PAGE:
Renée of France

A Study in the Difficulty of Reformation

Renee de France

UPDATE January 30, 2013: This volume is now available at Amazon.

It is tempting sometimes to think of the Reformation as a magical event. Luther re-discovered glorious truths and all of Europe swooned. Of course that’s not what happened. There was resistance to and resentment of the Reformation. Sometimes people got caught in the middle, like a baserunner in a run-down between first and second. One of those caught between Rome and the [Genevan] Reformation, between her conscience and social pressure, was Renée de France (1510–75).

Simonetta Carr has written a fascinating, well-paced study of the life of Renée that describes her conversion to the evangelical faith, her struggle to hold on to the faith in the face of enormous social and political pressures (including the French Wars of Religion), the role of women in the Reformation, and John Calvin’s function as a pastoral advisor. This is not hagiography. It is a historically sensitive account of sixteenth-century life reconstructed from a variety of sources, including correspondence. The circumstantial nature of the evidence leads to speculation in her reconstruction of events but Carr is generally careful not claim too much.

The Reformation did not happen all at once. The story was not tidy. It was messy. That fact should be encouraging, however, rather than discouraging because it means that those through whom Reformation happened in the 16th century were not as different from us as we sometimes imagine. They were flesh and blood human beings who fell and were restored and through whose lives the Reformation may be viewed not as only a political, economic, religious, or theological conflict but as a deeply personal struggle.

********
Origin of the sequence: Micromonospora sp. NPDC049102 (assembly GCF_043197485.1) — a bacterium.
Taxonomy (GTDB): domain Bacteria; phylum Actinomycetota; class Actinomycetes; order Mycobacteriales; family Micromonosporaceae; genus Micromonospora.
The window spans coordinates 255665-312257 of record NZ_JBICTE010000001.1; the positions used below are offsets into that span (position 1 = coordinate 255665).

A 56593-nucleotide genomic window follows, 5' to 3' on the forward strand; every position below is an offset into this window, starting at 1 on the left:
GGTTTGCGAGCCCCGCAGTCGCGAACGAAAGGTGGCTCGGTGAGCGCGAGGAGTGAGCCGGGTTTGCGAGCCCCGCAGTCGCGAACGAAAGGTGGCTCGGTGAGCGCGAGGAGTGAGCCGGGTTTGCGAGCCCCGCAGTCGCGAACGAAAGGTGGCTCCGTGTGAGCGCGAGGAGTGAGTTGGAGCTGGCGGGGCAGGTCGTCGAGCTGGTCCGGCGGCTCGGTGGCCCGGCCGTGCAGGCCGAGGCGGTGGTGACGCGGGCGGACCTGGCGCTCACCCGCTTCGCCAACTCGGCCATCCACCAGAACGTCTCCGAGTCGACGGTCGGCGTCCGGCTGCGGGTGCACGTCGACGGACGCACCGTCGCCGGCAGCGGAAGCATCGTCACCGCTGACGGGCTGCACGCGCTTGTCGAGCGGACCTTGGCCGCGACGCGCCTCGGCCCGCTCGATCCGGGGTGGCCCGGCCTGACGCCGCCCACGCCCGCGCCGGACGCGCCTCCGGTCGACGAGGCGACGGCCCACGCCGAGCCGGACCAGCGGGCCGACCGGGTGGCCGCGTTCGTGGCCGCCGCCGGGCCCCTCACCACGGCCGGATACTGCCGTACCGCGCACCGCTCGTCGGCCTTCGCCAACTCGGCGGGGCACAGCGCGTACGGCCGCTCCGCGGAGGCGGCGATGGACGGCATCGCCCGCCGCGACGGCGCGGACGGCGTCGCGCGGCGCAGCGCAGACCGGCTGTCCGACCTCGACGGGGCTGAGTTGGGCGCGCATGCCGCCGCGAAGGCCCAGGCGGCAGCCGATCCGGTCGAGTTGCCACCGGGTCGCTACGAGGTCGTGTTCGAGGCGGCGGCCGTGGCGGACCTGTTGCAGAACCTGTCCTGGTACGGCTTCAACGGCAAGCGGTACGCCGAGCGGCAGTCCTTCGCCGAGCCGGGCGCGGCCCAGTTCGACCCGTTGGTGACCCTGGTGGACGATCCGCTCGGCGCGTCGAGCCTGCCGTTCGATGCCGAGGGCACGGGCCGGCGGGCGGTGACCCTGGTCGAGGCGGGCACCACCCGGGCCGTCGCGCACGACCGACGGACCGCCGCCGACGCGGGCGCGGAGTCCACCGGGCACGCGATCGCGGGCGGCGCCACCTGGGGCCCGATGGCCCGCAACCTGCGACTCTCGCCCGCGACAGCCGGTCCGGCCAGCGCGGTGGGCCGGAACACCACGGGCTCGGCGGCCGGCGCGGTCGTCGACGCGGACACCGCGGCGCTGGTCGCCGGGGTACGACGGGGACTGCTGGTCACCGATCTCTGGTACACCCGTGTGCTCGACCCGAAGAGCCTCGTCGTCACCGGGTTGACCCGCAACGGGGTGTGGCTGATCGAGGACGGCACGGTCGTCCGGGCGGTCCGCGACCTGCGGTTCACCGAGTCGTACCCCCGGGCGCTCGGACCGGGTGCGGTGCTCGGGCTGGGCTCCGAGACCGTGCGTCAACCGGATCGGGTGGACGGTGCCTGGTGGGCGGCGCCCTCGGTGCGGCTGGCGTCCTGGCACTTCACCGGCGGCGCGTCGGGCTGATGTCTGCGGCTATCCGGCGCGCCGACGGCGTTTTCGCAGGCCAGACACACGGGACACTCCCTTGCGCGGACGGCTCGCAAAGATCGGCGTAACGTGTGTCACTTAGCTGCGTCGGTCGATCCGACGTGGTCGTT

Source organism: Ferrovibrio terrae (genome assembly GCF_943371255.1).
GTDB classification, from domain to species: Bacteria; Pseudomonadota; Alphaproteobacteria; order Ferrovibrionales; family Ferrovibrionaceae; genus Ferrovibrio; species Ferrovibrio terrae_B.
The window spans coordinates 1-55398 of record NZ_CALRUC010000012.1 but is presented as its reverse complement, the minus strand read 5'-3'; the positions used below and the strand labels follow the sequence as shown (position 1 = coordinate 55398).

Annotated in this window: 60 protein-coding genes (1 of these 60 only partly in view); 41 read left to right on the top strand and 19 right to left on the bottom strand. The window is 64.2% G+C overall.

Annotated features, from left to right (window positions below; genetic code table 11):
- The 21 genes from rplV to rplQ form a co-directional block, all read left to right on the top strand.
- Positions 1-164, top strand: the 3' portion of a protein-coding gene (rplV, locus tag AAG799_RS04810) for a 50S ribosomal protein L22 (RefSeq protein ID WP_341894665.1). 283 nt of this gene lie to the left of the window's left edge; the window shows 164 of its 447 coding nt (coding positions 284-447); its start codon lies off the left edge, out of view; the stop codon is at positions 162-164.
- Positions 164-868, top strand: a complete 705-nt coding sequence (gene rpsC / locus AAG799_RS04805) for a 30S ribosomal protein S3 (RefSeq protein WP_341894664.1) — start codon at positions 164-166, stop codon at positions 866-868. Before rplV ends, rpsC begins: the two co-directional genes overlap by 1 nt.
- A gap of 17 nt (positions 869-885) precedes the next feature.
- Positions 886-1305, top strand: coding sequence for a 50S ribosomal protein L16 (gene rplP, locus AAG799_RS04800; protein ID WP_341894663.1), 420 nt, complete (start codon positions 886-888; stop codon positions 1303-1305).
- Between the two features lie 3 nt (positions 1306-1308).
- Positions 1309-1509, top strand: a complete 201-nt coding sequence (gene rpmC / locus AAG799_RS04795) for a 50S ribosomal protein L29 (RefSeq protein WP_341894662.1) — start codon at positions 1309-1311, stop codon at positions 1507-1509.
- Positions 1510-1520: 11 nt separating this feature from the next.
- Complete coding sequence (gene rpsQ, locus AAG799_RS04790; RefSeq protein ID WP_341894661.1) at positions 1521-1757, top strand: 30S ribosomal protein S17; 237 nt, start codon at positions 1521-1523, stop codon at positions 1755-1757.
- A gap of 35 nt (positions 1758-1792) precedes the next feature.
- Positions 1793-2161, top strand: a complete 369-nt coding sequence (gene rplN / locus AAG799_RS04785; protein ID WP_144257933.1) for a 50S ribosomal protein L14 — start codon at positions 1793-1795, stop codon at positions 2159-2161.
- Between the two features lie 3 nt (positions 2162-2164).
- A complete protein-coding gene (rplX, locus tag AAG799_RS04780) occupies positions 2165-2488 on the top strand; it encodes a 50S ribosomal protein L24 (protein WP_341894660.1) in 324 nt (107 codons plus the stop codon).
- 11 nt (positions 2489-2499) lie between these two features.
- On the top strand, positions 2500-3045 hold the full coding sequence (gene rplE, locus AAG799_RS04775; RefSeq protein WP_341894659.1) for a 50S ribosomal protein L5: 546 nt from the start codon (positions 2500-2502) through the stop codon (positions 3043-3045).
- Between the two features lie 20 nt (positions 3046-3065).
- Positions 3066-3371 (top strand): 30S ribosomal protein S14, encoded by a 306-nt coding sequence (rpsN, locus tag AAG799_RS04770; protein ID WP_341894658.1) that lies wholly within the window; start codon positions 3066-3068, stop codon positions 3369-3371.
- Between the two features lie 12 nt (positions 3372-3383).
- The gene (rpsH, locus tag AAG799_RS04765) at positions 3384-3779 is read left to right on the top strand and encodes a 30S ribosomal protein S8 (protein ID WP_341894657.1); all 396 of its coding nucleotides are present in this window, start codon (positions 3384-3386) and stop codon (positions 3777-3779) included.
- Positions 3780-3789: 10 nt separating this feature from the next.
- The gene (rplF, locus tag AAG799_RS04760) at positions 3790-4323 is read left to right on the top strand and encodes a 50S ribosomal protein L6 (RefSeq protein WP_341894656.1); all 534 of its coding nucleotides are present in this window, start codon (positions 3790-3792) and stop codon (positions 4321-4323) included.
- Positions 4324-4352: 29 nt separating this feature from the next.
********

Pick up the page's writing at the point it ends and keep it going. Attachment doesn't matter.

The volume is scheduled to appear in February, 2013 through Evangelical Press. This review is based on a pre-publication text. It is intended for mature readers.

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  1. When your opponent is the Devil there are no clean victories. Victories, yes, but no clean victories.

    (The above two sentences may be a case where something sounds more profound than it actually is. I don’t know, I’ll leave it there.)

  2. The “Bitesize Biographies” from EP is a fine series. Each one is short and designed to give a quick overview. I have the volumes on Martyn Lloyd-Jones, John Knox, Chrysostom, and Cranmer. Toplady is on order. Matthew Henry, Francis Schaeffer, and others to follow.

  3. One more comment on the Bitesize Biographies. Each book that I’ve seen includes a helpful timeline. There are no footnotes or endnotes. There is usually a short list of sources for further reading, but no real bibliography. None of this detracts from the value of these books. Just to let you know what you’re getting.

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